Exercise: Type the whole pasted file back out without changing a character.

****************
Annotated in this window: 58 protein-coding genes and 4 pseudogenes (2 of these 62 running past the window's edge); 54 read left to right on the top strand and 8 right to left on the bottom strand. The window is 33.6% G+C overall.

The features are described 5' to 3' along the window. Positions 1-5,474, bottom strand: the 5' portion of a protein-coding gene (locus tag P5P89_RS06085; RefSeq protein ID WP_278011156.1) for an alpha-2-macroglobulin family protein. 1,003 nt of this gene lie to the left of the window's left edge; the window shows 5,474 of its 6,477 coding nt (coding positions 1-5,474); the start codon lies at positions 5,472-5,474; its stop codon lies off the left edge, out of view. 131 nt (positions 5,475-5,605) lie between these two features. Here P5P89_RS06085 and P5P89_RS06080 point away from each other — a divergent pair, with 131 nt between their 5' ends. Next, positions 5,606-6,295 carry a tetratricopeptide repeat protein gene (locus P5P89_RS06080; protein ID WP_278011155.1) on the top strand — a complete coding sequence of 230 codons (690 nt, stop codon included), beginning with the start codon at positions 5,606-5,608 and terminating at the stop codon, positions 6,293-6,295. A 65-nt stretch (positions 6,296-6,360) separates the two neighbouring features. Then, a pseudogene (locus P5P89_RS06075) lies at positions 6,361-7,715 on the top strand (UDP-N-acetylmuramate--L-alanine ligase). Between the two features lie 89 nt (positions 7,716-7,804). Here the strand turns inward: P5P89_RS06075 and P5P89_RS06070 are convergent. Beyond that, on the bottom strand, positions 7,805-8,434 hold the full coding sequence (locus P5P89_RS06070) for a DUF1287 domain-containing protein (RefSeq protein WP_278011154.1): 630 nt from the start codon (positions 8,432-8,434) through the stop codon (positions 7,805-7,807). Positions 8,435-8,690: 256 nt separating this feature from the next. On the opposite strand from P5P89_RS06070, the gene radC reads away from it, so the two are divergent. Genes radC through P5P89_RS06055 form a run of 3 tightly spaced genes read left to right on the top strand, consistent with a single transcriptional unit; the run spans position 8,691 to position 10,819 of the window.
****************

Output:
Annotated in this window: 58 protein-coding genes and 4 pseudogenes (2 of these 62 running past the window's edge); 54 read left to right on the top strand and 8 right to left on the bottom strand. The window is 33.6% G+C overall.

The features are described 5' to 3' along the window. Positions 1-5,474, bottom strand: the 5' portion of a protein-coding gene (locus tag P5P89_RS06085; RefSeq protein ID WP_278011156.1) for an alpha-2-macroglobulin family protein. 1,003 nt of this gene lie to the left of the window's left edge; the window shows 5,474 of its 6,477 coding nt (coding positions 1-5,474); the start codon lies at positions 5,472-5,474; its stop codon lies off the left edge, out of view. 131 nt (positions 5,475-5,605) lie between these two features. Here P5P89_RS06085 and P5P89_RS06080 point away from each other — a divergent pair, with 131 nt between their 5' ends. Next, positions 5,606-6,295 carry a tetratricopeptide repeat protein gene (locus P5P89_RS06080; protein ID WP_278011155.1) on the top strand — a complete coding sequence of 230 codons (690 nt, stop codon included), beginning with the start codon at positions 5,606-5,608 and terminating at the stop codon, positions 6,293-6,295. A 65-nt stretch (positions 6,296-6,360) separates the two neighbouring features. Then, a pseudogene (locus P5P89_RS06075) lies at positions 6,361-7,715 on the top strand (UDP-N-acetylmuramate--L-alanine ligase). Between the two features lie 89 nt (positions 7,716-7,804). Here the strand turns inward: P5P89_RS06075 and P5P89_RS06070 are convergent. Beyond that, on the bottom strand, positions 7,805-8,434 hold the full coding sequence (locus P5P89_RS06070) for a DUF1287 domain-containing protein (RefSeq protein WP_278011154.1): 630 nt from the start codon (positions 8,432-8,434) through the stop codon (positions 7,805-7,807). Positions 8,435-8,690: 256 nt separating this feature from the next. On the opposite strand from P5P89_RS06070, the gene radC reads away from it, so the two are divergent. Genes radC through P5P89_RS06055 form a run of 3 tightly spaced genes read left to right on the top strand, consistent with a single transcriptional unit; the run spans position 8,691 to position 10,819 of the window.